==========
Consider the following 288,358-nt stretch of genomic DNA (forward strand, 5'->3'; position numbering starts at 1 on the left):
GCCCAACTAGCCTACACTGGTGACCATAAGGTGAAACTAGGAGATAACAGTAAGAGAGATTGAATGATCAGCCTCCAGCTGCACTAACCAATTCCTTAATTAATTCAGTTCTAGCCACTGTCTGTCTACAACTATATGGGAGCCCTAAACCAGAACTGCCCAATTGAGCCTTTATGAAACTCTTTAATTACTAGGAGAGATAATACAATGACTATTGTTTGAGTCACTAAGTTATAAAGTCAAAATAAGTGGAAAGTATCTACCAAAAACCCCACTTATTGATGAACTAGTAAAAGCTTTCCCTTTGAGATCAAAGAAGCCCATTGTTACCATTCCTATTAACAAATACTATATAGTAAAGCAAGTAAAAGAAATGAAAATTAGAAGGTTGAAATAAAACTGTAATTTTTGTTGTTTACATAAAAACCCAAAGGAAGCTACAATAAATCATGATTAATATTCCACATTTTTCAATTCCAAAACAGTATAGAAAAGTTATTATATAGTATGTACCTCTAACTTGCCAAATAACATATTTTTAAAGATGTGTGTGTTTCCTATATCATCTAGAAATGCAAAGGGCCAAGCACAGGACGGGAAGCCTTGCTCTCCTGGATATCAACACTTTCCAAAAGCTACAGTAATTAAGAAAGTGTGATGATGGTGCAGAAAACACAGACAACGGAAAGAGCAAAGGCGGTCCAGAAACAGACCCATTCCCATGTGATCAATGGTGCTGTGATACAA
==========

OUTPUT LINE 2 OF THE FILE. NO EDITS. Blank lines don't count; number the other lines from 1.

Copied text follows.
GCCCAACTAGCCTACACTGGTGACCATAAGGTGAAACTAGGAGATAACAGTAAGAGAGATTGAATGATCAGCCTCCAGCTGCACTAACCAATTCCTTAATTAATTCAGTTCTAGCCACTGTCTGTCTACAACTATATGGGAGCCCTAAACCAGAACTGCCCAATTGAGCCTTTATGAAACTCTTTAATTACTAGGAGAGATAATACAATGACTATTGTTTGAGTCACTAAGTTATAAAGTCAAAATAAGTGGAAAGTATCTACCAAAAACCCCACTTATTGATGAACTAGTAAAAGCTTTCCCTTTGAGATCAAAGAAGCCCATTGTTACCATTCCTATTAACAAATACTATATAGTAAAGCAAGTAAAAGAAATGAAAATTAGAAGGTTGAAATAAAACTGTAATTTTTGTTGTTTACATAAAAACCCAAAGGAAGCTACAATAAATCATGATTAATATTCCACATTTTTCAATTCCAAAACAGTATAGAAAAGTTATTATATAGTATGTACCTCTAACTTGCCAAATAACATATTTTTAAAGATGTGTGTGTTTCCTATATCATCTAGAAATGCAAAGGGCCAAGCACAGGACGGGAAGCCTTGCTCTCCTGGATATCAACACTTTCCAAAAGCTACAGTAATTAAGAAAGTGTGATGATGGTGCAGAAAACACAGACAACGGAAAGAGCAAAGGCGGTCCAGAAACAGACCCATTCCCATGTGATCAATGGTGCTGTGATACAA